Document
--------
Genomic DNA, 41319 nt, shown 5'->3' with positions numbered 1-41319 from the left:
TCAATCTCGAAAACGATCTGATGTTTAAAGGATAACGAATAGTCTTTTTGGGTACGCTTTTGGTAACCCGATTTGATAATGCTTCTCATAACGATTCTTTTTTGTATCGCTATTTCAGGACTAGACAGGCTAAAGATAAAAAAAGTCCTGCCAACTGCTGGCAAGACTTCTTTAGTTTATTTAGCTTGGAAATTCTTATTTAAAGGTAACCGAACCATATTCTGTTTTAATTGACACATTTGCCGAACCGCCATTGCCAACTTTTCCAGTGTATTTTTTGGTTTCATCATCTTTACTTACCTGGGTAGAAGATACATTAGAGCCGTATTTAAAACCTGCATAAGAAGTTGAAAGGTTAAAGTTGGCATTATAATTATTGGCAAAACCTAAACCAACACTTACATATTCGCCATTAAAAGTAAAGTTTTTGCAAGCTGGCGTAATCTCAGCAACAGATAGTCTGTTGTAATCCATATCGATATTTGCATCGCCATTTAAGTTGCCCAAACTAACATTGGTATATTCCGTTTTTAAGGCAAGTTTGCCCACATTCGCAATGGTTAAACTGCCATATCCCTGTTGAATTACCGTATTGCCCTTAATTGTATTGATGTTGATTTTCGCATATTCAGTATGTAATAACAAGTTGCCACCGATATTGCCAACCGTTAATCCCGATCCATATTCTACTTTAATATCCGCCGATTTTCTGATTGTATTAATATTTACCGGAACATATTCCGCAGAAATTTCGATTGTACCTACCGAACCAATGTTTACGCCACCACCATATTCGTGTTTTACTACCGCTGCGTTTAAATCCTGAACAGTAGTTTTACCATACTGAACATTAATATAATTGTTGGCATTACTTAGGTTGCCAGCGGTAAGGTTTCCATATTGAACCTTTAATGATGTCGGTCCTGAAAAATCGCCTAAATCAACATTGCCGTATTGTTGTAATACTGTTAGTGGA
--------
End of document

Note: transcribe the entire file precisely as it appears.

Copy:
Genomic DNA, 41319 nt, shown 5'->3' with positions numbered 1-41319 from the left:
TCAATCTCGAAAACGATCTGATGTTTAAAGGATAACGAATAGTCTTTTTGGGTACGCTTTTGGTAACCCGATTTGATAATGCTTCTCATAACGATTCTTTTTTGTATCGCTATTTCAGGACTAGACAGGCTAAAGATAAAAAAAGTCCTGCCAACTGCTGGCAAGACTTCTTTAGTTTATTTAGCTTGGAAATTCTTATTTAAAGGTAACCGAACCATATTCTGTTTTAATTGACACATTTGCCGAACCGCCATTGCCAACTTTTCCAGTGTATTTTTTGGTTTCATCATCTTTACTTACCTGGGTAGAAGATACATTAGAGCCGTATTTAAAACCTGCATAAGAAGTTGAAAGGTTAAAGTTGGCATTATAATTATTGGCAAAACCTAAACCAACACTTACATATTCGCCATTAAAAGTAAAGTTTTTGCAAGCTGGCGTAATCTCAGCAACAGATAGTCTGTTGTAATCCATATCGATATTTGCATCGCCATTTAAGTTGCCCAAACTAACATTGGTATATTCCGTTTTTAAGGCAAGTTTGCCCACATTCGCAATGGTTAAACTGCCATATCCCTGTTGAATTACCGTATTGCCCTTAATTGTATTGATGTTGATTTTCGCATATTCAGTATGTAATAACAAGTTGCCACCGATATTGCCAACCGTTAATCCCGATCCATATTCTACTTTAATATCCGCCGATTTTCTGATTGTATTAATATTTACCGGAACATATTCCGCAGAAATTTCGATTGTACCTACCGAACCAATGTTTACGCCACCACCATATTCGTGTTTTACTACCGCTGCGTTTAAATCCTGAACAGTAGTTTTACCATACTGAACATTAATATAATTGTTGGCATTACTTAGGTTGCCAGCGGTAAGGTTTCCATATTGAACCTTTAATGATGTCGGTCCTGAAAAATCGCCTAAATCAACATTGCCGTATTGTTGTAATACTGTTAGTGGA